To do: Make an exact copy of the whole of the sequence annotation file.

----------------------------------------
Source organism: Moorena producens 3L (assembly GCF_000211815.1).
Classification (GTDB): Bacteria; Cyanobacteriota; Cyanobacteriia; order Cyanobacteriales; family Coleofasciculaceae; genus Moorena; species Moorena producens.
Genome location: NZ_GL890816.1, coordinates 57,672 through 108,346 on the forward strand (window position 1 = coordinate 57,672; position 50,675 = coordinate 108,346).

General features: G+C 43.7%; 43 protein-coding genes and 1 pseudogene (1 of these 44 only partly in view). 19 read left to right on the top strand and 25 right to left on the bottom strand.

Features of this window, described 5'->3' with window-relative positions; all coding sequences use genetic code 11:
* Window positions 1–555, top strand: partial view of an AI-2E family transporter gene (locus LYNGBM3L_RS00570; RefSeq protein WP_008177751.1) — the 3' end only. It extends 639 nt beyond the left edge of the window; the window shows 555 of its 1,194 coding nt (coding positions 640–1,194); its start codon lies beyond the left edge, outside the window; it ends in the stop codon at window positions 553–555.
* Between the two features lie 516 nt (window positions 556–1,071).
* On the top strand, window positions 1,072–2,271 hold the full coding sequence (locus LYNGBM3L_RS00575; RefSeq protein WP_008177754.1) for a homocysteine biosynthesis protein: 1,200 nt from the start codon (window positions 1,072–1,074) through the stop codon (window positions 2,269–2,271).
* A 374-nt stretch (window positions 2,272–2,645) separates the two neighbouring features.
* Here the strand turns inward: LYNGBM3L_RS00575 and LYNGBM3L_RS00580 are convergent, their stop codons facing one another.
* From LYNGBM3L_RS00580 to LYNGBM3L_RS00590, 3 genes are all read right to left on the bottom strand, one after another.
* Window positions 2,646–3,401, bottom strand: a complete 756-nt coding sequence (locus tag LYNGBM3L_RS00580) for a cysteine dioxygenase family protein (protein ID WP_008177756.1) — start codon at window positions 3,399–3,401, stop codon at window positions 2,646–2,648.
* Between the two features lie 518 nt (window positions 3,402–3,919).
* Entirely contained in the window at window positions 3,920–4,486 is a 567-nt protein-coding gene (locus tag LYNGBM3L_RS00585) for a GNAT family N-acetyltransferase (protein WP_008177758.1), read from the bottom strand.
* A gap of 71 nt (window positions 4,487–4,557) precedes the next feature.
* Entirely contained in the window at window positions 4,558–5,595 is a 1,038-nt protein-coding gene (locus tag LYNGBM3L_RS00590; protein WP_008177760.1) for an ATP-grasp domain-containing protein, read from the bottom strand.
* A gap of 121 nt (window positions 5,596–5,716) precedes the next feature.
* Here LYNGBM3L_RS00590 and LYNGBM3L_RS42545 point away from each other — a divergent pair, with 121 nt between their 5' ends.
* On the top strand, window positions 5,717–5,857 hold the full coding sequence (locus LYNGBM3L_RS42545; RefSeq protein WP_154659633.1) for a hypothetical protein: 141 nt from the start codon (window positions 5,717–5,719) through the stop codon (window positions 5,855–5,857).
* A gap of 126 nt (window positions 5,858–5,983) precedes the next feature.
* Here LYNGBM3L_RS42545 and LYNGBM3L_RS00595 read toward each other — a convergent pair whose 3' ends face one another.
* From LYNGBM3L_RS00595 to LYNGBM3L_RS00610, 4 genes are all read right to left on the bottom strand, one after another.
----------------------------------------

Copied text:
Source organism: Moorena producens 3L (assembly GCF_000211815.1).
Classification (GTDB): Bacteria; Cyanobacteriota; Cyanobacteriia; order Cyanobacteriales; family Coleofasciculaceae; genus Moorena; species Moorena producens.
Genome location: NZ_GL890816.1, coordinates 57,672 through 108,346 on the forward strand (window position 1 = coordinate 57,672; position 50,675 = coordinate 108,346).

General features: G+C 43.7%; 43 protein-coding genes and 1 pseudogene (1 of these 44 only partly in view). 19 read left to right on the top strand and 25 right to left on the bottom strand.

Features of this window, described 5'->3' with window-relative positions; all coding sequences use genetic code 11:
* Window positions 1–555, top strand: partial view of an AI-2E family transporter gene (locus LYNGBM3L_RS00570; RefSeq protein WP_008177751.1) — the 3' end only. It extends 639 nt beyond the left edge of the window; the window shows 555 of its 1,194 coding nt (coding positions 640–1,194); its start codon lies beyond the left edge, outside the window; it ends in the stop codon at window positions 553–555.
* Between the two features lie 516 nt (window positions 556–1,071).
* On the top strand, window positions 1,072–2,271 hold the full coding sequence (locus LYNGBM3L_RS00575; RefSeq protein WP_008177754.1) for a homocysteine biosynthesis protein: 1,200 nt from the start codon (window positions 1,072–1,074) through the stop codon (window positions 2,269–2,271).
* A 374-nt stretch (window positions 2,272–2,645) separates the two neighbouring features.
* Here the strand turns inward: LYNGBM3L_RS00575 and LYNGBM3L_RS00580 are convergent, their stop codons facing one another.
* From LYNGBM3L_RS00580 to LYNGBM3L_RS00590, 3 genes are all read right to left on the bottom strand, one after another.
* Window positions 2,646–3,401, bottom strand: a complete 756-nt coding sequence (locus tag LYNGBM3L_RS00580) for a cysteine dioxygenase family protein (protein ID WP_008177756.1) — start codon at window positions 3,399–3,401, stop codon at window positions 2,646–2,648.
* Between the two features lie 518 nt (window positions 3,402–3,919).
* Entirely contained in the window at window positions 3,920–4,486 is a 567-nt protein-coding gene (locus tag LYNGBM3L_RS00585) for a GNAT family N-acetyltransferase (protein WP_008177758.1), read from the bottom strand.
* A gap of 71 nt (window positions 4,487–4,557) precedes the next feature.
* Entirely contained in the window at window positions 4,558–5,595 is a 1,038-nt protein-coding gene (locus tag LYNGBM3L_RS00590; protein WP_008177760.1) for an ATP-grasp domain-containing protein, read from the bottom strand.
* A gap of 121 nt (window positions 5,596–5,716) precedes the next feature.
* Here LYNGBM3L_RS00590 and LYNGBM3L_RS42545 point away from each other — a divergent pair, with 121 nt between their 5' ends.
* On the top strand, window positions 5,717–5,857 hold the full coding sequence (locus LYNGBM3L_RS42545; RefSeq protein WP_154659633.1) for a hypothetical protein: 141 nt from the start codon (window positions 5,717–5,719) through the stop codon (window positions 5,855–5,857).
* A gap of 126 nt (window positions 5,858–5,983) precedes the next feature.
* Here LYNGBM3L_RS42545 and LYNGBM3L_RS00595 read toward each other — a convergent pair whose 3' ends face one another.
* From LYNGBM3L_RS00595 to LYNGBM3L_RS00610, 4 genes are all read right to left on the bottom strand, one after another.